Choose 1 person’s story. Copy and paste the questions below into a Word document

Choose 1 person’s story. Copy and paste the questions below into a Word document of no longer than three double-spaced pages. Type your responses below each question. Please refrain from yes or no answers. Be sure to reference the material and to use APA for any citations. PLEASE reference at least one, if not both of the attached sources! Answer the following questions:
What disease does the individual have? Is it chronic or acute?
How did the disease change the individual’s life?
What is the recommended treatment?
What did the individual do to improve his or her recovery?
What did the individual do that impaired his or her recovery?
Are there other things the individual could do to help with the disease?
Which individuals were successful in their treatment? Which individuals were not? Was their success or failure due to gender differences?
Ruth is 24 years old and has a good job and a boyfriend. Everything seems to be going well in her life. But it hasn’t always been that way. When she was 14 years old, her friends began smoking cigarettes and drinking alcohol. Because she wanted to be part of the group, she also began smoking and drinking when she went to parties with her friends. One night when Ruth was 16, her friends had some marijuana, and they all tried smoking it. After using marijuana for about a year, she began experimenting with other drugs, and by the time she was 18, Ruth was using heroin every day. Her drug habit was costing her $75 a day. After a while, her boyfriend left her, and the rest of her friends were tired of her asking for money to buy drugs. She was fired from her part-time job because she had missed work so many times. She was arrested several times for shoplifting items from local departments and discount stores. She tried to quit using heroin several times, but she had strong cravings for the drug. Each time she began having symptoms of withdrawal, Ruth went back to abusing drugs.
When Ruth was 20, her brother convinced her to go to a drug rehabilitation center. The doctors at the center began treating her with methadone, and she participated in group behavioral treatments. She followed her treatment exactly as the doctors prescribed and after six months, Ruth thought she had beaten her addiction. She enrolled in college and made new friends. Her friends got her involved in sports, and Ruth found that she enjoyed running. She even competed in a 10K run. She continued her methadone treatment and saw her therapist every two months.
When she was 22, Ruth was under a great deal of stress when she took on a new part-time job in addition to her schoolwork. She ran into her old high school friends at a party and did some heroin with them. She thought she could handle it. Over the next couple of months, however, she quit her methadone treatment and began doing heroin more frequently, every couple of days. She was beginning to isolate herself from her friends and was having trouble at work. Ruth was scared. She called her doctors, and they started her treatments again. With her doctors’ help, Ruth realized that she needed to continue her medication and her counseling.
Mike grew up an active boy who loved participating in sports. When he was 14, he was diagnosed with Type I diabetes. Mike learned how to measure his blood glucose levels before meals and give himself insulin injections based on his blood glucose level. He also learned how he should change his diet. Mike learned what types and amounts of foods he could eat and how he should schedule the time interval between meals. But making these changes was very difficult for him. After discussions with the family doctor, Mike and his family decided he would spend six weeks at a summer camp for teenagers who have diabetes. While at camp, Mike ate the correct diet and learned how other kids cope with their diabetes. He even made several friends there.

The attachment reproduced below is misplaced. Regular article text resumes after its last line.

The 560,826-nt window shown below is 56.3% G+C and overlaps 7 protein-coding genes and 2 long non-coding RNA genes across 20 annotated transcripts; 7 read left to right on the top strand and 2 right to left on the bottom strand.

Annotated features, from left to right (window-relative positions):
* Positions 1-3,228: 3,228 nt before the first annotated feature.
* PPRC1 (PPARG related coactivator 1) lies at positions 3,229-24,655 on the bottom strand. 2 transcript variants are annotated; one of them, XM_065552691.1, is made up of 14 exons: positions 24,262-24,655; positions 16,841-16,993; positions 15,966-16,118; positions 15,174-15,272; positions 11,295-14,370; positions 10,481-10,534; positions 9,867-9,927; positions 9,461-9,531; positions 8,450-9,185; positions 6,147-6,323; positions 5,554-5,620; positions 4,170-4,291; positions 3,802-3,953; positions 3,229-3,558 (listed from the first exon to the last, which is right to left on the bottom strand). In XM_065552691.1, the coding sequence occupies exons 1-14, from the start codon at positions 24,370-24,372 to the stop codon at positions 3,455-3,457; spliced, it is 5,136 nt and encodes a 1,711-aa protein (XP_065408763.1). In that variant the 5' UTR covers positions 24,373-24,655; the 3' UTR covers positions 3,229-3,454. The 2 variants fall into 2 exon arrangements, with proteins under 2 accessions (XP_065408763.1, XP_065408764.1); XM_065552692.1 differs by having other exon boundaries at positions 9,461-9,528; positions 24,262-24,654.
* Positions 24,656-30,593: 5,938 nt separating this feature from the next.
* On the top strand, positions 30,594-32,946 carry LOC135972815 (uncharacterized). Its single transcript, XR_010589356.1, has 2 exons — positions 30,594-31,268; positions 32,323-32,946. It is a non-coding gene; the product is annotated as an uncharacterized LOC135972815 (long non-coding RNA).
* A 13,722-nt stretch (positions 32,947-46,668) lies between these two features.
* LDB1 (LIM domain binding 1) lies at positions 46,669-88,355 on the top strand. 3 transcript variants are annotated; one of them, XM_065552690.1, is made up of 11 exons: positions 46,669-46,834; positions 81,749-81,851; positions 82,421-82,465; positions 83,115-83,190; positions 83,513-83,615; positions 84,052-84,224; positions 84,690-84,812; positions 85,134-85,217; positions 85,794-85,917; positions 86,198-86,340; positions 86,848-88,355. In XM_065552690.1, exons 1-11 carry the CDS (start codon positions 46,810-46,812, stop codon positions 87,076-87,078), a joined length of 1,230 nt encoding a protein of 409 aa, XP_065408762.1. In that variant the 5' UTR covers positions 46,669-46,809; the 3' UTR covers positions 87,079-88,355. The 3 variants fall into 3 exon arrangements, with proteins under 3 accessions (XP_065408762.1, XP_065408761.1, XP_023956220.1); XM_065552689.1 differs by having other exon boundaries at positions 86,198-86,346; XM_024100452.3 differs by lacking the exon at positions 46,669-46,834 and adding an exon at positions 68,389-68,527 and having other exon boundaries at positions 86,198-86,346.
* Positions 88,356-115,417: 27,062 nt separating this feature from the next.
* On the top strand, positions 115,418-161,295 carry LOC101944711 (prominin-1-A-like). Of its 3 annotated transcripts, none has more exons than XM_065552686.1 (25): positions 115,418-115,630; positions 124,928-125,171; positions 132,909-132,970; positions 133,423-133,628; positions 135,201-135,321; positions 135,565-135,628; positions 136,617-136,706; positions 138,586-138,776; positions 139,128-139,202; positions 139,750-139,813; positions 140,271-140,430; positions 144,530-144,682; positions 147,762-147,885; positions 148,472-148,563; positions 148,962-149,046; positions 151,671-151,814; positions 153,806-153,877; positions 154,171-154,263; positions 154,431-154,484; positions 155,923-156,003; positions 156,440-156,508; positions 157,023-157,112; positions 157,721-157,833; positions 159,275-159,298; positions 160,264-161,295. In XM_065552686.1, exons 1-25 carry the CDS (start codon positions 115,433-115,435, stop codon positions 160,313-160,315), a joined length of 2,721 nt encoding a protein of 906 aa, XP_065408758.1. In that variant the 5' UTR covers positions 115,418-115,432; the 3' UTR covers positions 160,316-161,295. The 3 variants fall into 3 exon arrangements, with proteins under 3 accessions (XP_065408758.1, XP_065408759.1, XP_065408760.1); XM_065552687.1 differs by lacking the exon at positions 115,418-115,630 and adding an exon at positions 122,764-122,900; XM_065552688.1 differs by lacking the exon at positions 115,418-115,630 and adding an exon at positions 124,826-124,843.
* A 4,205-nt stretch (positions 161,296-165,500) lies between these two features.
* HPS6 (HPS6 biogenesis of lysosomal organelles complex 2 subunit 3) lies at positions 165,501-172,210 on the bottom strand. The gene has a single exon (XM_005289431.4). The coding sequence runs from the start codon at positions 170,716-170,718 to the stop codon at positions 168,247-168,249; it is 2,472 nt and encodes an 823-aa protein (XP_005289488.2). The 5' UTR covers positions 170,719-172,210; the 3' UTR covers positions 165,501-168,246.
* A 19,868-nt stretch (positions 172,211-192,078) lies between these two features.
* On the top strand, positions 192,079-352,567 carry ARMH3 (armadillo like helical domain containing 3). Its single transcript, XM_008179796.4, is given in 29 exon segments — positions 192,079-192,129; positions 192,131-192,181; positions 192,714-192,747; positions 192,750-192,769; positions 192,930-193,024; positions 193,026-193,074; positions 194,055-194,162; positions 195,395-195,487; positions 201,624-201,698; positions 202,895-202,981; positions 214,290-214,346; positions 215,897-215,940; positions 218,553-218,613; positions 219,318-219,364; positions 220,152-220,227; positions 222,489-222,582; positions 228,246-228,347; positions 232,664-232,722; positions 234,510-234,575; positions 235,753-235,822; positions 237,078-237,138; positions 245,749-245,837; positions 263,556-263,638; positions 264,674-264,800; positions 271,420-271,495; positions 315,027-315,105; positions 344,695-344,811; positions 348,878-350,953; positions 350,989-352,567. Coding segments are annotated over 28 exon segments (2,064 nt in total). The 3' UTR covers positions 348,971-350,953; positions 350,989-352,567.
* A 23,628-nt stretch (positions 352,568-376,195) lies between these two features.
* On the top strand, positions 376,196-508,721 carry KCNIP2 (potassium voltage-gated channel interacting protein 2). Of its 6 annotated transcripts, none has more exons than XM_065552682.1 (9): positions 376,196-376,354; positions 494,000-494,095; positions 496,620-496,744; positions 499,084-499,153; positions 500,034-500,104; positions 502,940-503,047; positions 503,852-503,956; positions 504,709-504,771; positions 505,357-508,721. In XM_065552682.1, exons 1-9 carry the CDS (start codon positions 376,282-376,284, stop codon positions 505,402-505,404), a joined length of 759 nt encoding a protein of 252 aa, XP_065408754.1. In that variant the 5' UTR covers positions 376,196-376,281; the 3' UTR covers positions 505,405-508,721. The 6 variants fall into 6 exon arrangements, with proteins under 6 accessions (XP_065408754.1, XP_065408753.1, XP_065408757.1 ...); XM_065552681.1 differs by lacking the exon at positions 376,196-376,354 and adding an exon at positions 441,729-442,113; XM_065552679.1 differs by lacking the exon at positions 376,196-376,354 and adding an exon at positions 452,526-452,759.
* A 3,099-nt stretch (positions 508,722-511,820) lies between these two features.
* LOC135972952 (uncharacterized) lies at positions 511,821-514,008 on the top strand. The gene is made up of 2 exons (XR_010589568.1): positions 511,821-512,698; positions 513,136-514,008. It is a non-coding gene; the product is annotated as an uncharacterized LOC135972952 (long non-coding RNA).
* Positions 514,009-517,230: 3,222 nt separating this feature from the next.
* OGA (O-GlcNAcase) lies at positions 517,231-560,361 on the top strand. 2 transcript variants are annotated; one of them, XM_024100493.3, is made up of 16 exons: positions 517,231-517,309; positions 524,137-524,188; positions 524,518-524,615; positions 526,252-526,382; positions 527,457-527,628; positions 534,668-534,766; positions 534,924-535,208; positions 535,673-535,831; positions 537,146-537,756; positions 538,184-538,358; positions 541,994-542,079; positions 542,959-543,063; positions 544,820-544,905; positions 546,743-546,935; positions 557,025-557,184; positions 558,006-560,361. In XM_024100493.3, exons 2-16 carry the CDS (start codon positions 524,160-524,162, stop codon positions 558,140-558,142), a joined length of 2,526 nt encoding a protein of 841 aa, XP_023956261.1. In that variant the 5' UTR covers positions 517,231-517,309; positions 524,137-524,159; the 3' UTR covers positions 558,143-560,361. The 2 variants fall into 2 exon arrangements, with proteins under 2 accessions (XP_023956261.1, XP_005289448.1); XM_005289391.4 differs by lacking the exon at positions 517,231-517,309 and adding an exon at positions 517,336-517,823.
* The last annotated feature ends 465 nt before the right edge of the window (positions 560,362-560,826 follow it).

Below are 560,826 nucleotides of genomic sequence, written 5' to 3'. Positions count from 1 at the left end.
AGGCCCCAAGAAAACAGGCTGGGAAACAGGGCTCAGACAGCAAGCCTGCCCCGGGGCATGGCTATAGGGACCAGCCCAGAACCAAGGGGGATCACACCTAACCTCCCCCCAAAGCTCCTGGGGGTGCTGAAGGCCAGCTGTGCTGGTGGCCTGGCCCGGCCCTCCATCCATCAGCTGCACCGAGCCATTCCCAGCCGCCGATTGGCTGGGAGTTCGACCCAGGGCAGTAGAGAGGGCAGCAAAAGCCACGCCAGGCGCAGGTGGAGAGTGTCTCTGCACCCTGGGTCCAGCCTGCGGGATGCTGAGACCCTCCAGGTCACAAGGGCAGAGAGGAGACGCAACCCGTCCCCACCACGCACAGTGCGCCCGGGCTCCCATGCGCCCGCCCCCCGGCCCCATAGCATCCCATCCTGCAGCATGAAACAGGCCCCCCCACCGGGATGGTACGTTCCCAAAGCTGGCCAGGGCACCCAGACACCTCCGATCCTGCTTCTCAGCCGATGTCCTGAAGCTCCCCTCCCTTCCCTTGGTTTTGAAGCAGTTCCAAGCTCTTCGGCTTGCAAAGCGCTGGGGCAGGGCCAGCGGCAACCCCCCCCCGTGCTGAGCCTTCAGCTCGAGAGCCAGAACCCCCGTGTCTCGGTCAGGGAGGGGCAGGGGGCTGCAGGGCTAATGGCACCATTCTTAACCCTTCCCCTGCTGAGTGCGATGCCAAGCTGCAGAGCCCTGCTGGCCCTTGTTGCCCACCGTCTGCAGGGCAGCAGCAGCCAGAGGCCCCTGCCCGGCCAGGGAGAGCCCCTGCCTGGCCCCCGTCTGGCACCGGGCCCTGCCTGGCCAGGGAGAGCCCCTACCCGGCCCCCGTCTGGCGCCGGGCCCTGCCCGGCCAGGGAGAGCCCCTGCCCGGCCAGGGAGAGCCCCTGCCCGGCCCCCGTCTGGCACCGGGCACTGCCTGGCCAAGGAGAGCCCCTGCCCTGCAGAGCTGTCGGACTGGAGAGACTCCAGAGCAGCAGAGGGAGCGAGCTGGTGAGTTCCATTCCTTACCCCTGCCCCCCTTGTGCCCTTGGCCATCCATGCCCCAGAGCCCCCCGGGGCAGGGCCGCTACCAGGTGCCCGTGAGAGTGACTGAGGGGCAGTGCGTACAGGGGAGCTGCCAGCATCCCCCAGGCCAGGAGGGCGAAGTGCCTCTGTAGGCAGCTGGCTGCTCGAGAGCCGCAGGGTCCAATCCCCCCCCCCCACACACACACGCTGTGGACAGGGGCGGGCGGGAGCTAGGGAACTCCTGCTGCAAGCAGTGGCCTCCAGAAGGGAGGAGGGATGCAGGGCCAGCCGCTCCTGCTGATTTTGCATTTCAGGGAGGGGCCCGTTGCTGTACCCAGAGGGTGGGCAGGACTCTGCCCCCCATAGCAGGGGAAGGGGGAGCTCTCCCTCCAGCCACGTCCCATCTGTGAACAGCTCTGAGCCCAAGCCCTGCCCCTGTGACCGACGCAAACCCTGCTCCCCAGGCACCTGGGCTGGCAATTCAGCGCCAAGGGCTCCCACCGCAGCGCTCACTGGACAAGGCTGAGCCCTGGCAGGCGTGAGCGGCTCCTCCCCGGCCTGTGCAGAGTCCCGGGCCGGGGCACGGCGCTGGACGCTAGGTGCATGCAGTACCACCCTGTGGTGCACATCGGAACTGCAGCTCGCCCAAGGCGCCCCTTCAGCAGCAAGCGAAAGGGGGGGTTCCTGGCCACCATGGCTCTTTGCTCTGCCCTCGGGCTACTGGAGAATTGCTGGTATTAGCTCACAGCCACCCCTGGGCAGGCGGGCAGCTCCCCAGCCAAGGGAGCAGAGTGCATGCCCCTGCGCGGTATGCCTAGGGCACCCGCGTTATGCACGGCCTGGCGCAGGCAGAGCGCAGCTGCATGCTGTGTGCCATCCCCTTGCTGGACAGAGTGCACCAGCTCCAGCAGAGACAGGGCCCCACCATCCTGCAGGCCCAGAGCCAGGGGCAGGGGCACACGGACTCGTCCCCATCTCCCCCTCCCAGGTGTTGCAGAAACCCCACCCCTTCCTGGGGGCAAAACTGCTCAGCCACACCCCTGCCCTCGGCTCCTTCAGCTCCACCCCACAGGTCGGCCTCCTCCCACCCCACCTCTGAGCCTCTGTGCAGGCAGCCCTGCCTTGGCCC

After he got home, Mike often e-mailed his friends from camp, and they would talk about school, sports, and how diabetes changed their lives. Mike’s life was pretty normal for a teenager—school, sports, friends. He found that as long as he regulated his blood glucose levels, he could do most of what he wanted. When he was 16, he got his driver’s license. On weekends, he would sometimes forget his diet and eat hamburgers, french fries, and sodas with his friends. Because he only had a minor problem the first time he did this, he continued to ignore his diet when he was with his friends.
One Saturday night, Mike’s parents had to take him to the emergency room because his blood sugar level was over 600. Although this scared him, he recovered. After a few weeks, though, he went back to eating whatever he wanted instead of the proper diet, especially if he was with his friends. Mike only checked his blood glucose level if he thought he might have a problem. He ended up back in the hospital several more times that year. His grades fell from As to Cs because he could not keep up with the work. He had trouble concentrating and was tired a lot. He and his parents argued all the time about Mike’s failure to eat a healthy diet.
The last time Mike went into the hospital, the doctor warned him that he was at risk for permanent health problems if he didn’t control his blood glucose level: he could have kidney failure or could go blind. Mike’s doctor recommended a specialist who could help Mike learn to cope with diabetes and still maintain an active social life. Mike’s family also talked to the specialist to learn how they could help him. For the past four years, Mike has been able to control his blood sugar levels and has only had two minor episodes.
Carol is the mother of two high school students. Although she is only 42 years old, her doctor has told her that she has high blood pressure or essential hypertension. On one visit to her doctor, her blood pressure was 160/105. When her doctor checked her blood pressure again on another day, her blood pressure was 150/95. Her doctor prescribed medicine to lower her blood pressure and told her to watch her diet and to begin exercising. The doctor also told Carol that she needed to be very careful in controlling the amount of salt that she ate in her diet.